Jim Morrill, Charlotte Observer
Yvette Lewis, a Charlotte native who now chairs the Maryland Democratic Party, was midway through a tour of the city Monday when a fellow visitor offered an observation.
"Your hometown," he told her, "is very cool."
That appeared to be the reaction of many of the three dozen party officials from 14 states who toured the city and its hotels.
They were the vanguard of up to 6,500 delegates who will gather for their national convention a year from now. Many were getting their first look at the city. And many liked what they saw.
"One thing that's been pretty clear is that the city is going to pull out all the stops to make sure delegates from around the country are accommodated," said Norm Sterzenbach, executive director of Iowa's Democratic Party.
"Our delegates are not only going to have a positive convention experience but ... enjoy the city."
The visit was the first of three by party officials from around the country. After a Sunday night reception at the U.S. National Whitewater Center, they boarded a bus for tours of hotels in SouthPark and uptown.
Then they toured the convention site at Time Warner Cable Arena and heard from Mayor Anthony Foxx and former Mayor Harvey Gantt. Then it was on to a hotel near UNC Charlotte and a reception in Concord at the Speedway Club.
David Glass, general manager of the Hilton Charlotte University Place, sought to sell the visitors on his 393-room hotel. He bragged about the nearby lake and jogging trail, even the hotel food.
"A lot of people want to be downtown," he told them. "I'd just like to convince you that the university area is a great place to stay as well."
From Wi-Fi to pillows
Reporters followed Democrats as they toured the hotel, checking out rooms, meeting spaces and amenities.
They plopped on mattresses and fluffed pillows. Some snapped pictures. Others asked about Wi-Fi, restaurants and drug stores. Jaxon Ravens, executive director of the Washington state Democratic Party, flushed a toilet to check the water pressure. ("It was great, the best I've seen," he said.)
After they return home, they'll give convention officials a list of their three preferred hotel "zones" (the five choices are uptown, SouthPark, the university, the I-77-airport area and Concord) They'll also indicate whether they want premium- or economy-priced lodging, or something in the middle.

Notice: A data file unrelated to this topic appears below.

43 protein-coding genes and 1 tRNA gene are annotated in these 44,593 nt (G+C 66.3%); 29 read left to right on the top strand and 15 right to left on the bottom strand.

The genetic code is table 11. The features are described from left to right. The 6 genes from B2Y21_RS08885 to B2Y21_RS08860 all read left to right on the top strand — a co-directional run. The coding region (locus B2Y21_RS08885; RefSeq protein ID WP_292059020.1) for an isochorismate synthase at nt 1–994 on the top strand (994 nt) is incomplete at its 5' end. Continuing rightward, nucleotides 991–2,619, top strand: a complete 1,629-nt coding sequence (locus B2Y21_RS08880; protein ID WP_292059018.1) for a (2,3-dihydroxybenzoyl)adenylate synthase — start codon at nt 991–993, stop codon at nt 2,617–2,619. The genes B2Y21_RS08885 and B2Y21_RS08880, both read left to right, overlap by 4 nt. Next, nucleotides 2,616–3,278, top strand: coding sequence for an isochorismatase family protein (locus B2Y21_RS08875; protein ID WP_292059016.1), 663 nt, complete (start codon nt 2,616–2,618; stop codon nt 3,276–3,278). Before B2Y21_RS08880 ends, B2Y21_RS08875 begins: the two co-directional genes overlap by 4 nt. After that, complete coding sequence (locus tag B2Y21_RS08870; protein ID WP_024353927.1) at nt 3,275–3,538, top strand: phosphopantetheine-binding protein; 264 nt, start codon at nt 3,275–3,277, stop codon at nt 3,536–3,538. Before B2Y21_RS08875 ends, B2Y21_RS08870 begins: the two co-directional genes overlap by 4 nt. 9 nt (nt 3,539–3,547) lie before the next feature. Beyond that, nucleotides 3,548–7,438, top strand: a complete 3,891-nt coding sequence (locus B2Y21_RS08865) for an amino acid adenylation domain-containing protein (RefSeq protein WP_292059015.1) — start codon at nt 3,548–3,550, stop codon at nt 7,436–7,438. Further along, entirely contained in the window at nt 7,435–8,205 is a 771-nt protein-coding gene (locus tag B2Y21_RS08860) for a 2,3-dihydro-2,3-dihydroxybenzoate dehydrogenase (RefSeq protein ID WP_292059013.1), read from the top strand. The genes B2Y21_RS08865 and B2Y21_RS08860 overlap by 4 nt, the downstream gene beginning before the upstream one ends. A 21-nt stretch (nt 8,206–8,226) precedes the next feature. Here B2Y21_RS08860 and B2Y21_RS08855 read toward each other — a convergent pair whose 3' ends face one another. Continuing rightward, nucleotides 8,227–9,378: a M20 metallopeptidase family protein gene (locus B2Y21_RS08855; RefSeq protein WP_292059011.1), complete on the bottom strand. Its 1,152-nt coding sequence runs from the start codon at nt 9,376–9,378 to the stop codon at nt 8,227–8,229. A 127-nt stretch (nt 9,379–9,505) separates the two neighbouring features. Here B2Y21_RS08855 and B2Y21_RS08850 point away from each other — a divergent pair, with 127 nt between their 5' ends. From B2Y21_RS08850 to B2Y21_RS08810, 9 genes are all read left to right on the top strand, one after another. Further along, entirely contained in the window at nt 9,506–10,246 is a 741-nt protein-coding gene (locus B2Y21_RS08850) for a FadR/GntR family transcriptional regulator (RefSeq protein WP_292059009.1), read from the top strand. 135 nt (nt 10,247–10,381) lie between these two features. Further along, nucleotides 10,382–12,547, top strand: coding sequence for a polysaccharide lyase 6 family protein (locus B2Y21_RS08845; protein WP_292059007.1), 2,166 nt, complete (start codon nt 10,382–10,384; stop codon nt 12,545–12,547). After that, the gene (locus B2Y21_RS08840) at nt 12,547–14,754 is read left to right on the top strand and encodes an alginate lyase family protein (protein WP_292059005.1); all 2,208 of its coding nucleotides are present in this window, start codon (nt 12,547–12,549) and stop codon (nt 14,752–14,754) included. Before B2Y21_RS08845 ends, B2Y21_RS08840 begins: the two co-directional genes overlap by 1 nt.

Some choices will be dictated by need. Some states, for example, will have a relative handful of delegates. California will have more than 700.
Convention officials will match delegations according to needs and preferences. If two delegations want the same hotel, lottery positions drawn last month will be a tie-breaker.
Hotel assignments will come early next year.
Choices outside uptown
Charlotte Flanary, compliance director of the Kentucky party, said the tour showed her that uptown isn't the only good choice for lodging.
"At first when we came here that's what we thought," she said. "But after we drove around and saw how close these (hotels) were, it's not so bad."
Ravens, from Washington state, said Charlotte is "full of delightful surprises." One, he said, was breakfast at Mert's Heart and Soul uptown.
Chip Forrester, chairman of the Tennessee party, said he was impressed as much by the symbolism of Charlotte as by the city's facilities and hospitality.
"It's clear that (President Barack Obama) has not written the South off," he said. "Having the convention in the South is a message that we're going to be competitive."
Lewis, who grew up on Charlotte's LaSalle Street, doesn't expect to go back to Maryland and have to sell Democrats on their convention city.
"I don't know that I'm going to have to do a lot of selling," said Lewis. "Charlotte sold itself very well."